The Economic Effects of Constitutions: Replicating – and Extending – Persson and Tabellini
AbstractPersson and Tabellini (2003) show that presidential regimes and majoritarian election systems have important effects on fiscal policy, government effectiveness and productivity. Here, their dataset is extended in a number of ways: the number of countries included is increased from 85 to up to 116, and more recent data for both government effectiveness and productivity are used. In replicating and extending their analyses, we find that the effect of presidential regimes on all three groups of economic variables vanishes almost entirely. With regard to electoral systems, the original results are largely confirmed: majoritarian (as opposed to proportional) electoral systems lead to lower government expenditure, lower levels of rent seeking but also lower output per worker. The institutional details such as the proportion of candidates that are not elected via party lists and the district magnitude have proved to be of particular importance. The question whether societies can improve their lot by choosing specific constitutional rules remains open.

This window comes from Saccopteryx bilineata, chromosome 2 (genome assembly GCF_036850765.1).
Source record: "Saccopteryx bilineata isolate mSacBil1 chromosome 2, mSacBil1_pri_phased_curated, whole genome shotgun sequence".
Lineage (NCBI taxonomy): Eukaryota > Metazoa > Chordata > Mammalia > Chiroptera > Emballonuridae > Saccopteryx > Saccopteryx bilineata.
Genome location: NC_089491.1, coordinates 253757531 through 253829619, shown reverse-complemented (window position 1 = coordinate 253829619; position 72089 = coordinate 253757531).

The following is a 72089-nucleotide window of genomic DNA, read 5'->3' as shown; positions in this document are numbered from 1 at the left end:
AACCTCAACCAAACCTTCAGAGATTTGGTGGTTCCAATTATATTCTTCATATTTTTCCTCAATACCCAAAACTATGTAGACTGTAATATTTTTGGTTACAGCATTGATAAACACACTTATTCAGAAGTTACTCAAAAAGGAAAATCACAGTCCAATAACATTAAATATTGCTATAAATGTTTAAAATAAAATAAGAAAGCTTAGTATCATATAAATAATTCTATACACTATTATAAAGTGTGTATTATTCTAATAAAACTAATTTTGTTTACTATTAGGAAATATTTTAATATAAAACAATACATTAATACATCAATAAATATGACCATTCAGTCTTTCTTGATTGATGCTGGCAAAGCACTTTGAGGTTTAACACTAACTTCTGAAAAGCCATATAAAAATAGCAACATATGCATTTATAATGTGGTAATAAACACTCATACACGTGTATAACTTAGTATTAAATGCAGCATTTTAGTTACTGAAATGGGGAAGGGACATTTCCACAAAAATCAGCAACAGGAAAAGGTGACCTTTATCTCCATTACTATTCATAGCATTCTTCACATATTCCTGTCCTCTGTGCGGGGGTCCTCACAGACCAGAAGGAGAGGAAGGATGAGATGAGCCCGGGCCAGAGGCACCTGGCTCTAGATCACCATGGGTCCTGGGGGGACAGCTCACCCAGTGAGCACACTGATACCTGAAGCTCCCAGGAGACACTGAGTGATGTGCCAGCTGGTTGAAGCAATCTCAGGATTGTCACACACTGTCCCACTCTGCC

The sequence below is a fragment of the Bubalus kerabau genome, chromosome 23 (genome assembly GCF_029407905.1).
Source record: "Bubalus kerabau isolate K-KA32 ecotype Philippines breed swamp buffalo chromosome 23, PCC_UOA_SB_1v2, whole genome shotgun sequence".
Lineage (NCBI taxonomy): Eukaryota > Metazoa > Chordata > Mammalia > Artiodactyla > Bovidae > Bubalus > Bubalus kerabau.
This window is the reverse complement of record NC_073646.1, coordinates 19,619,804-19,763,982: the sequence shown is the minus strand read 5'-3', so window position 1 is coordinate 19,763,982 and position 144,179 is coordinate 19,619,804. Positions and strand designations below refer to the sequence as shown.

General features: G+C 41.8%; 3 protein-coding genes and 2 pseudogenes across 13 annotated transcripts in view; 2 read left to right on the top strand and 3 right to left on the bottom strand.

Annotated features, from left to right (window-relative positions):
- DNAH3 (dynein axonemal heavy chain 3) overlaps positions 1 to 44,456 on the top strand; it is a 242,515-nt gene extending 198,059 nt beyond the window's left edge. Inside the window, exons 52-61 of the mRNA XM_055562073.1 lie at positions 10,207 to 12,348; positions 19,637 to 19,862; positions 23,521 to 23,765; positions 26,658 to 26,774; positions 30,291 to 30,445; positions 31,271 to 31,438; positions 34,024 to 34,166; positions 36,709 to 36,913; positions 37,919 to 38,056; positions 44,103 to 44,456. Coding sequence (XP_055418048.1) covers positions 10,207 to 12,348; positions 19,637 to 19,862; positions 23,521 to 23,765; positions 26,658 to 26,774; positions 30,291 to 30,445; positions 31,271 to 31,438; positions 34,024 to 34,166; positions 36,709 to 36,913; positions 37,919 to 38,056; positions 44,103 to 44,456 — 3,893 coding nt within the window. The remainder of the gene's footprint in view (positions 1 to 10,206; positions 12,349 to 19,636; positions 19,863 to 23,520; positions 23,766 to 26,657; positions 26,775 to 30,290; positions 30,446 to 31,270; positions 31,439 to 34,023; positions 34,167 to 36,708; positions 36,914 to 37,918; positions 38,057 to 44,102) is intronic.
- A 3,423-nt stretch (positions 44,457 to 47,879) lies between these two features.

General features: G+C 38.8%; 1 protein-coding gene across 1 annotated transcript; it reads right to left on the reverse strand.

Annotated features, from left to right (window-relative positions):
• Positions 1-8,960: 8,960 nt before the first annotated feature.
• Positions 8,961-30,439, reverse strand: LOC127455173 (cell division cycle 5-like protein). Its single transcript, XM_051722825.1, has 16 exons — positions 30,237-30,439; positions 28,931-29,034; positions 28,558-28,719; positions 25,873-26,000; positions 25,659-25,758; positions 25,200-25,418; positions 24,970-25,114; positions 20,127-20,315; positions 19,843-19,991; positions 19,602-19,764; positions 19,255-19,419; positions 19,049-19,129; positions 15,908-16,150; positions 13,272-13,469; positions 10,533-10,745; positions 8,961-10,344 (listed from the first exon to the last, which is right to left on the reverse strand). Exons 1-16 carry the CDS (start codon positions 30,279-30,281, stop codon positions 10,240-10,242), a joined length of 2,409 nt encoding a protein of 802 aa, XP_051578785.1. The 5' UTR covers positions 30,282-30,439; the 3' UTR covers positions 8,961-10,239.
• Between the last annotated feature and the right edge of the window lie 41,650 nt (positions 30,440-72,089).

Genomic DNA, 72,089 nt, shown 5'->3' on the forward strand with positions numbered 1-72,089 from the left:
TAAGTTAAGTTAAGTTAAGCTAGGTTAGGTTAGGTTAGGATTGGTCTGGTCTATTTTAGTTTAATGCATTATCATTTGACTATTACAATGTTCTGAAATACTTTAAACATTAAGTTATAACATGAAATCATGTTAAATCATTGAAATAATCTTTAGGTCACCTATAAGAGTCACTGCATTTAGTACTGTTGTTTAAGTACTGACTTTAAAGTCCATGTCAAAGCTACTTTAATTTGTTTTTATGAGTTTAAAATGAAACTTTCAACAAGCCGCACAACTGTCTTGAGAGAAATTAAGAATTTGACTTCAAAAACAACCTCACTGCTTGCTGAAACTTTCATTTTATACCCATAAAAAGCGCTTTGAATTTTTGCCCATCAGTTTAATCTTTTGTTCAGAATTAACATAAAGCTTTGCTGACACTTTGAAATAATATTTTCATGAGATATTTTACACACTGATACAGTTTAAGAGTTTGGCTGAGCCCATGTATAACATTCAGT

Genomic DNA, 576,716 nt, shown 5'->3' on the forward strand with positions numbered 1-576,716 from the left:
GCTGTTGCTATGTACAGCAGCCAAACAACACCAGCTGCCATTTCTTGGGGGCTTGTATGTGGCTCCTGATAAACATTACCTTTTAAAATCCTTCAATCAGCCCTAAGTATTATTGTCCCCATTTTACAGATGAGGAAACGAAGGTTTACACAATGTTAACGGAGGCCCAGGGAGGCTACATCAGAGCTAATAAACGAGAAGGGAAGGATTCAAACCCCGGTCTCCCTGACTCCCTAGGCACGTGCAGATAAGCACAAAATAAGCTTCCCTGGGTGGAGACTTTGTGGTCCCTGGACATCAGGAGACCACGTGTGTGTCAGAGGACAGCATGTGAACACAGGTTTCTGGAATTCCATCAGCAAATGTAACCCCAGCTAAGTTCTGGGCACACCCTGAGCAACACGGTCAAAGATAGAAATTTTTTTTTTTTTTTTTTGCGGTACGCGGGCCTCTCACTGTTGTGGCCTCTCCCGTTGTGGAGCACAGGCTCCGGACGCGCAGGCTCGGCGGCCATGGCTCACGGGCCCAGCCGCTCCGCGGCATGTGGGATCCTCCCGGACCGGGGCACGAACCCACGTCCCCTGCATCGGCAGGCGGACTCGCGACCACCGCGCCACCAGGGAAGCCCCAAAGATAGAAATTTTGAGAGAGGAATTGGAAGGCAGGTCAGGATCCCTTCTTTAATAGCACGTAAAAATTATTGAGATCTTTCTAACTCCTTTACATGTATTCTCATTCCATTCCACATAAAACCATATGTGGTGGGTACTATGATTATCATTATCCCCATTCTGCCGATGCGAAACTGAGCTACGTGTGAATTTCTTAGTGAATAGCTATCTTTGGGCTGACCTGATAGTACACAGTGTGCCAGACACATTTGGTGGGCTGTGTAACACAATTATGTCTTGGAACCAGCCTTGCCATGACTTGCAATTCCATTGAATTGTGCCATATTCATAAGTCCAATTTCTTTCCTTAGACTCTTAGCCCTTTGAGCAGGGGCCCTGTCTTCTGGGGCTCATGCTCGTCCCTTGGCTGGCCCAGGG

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Bibliographic InfoPaper provided by CESifo Group Munich in its series CESifo Working Paper Series with number 2017.
Date of creation: 2007
Date of revision:
Other versions of this item:
- Lorenz Blume & Jens Müller & Stefan Voigt & Carsten Wolf, 2009. "The economic effects of constitutions: replicating—and extending—Persson and Tabellini," Public Choice, Springer, vol. 139(1), pages 197-225, April.
- D72 - Microeconomics - - Analysis of Collective Decision-Making - - - Political Processes: Rent-seeking, Lobbying, Elections, Legislatures, and Voting Behavior
- E60 - Macroeconomics and Monetary Economics - - Macroeconomic Policy, Macroeconomic Aspects of Public Finance, and General Outlook - - - General
- H00 - Public Economics - - General - - - General
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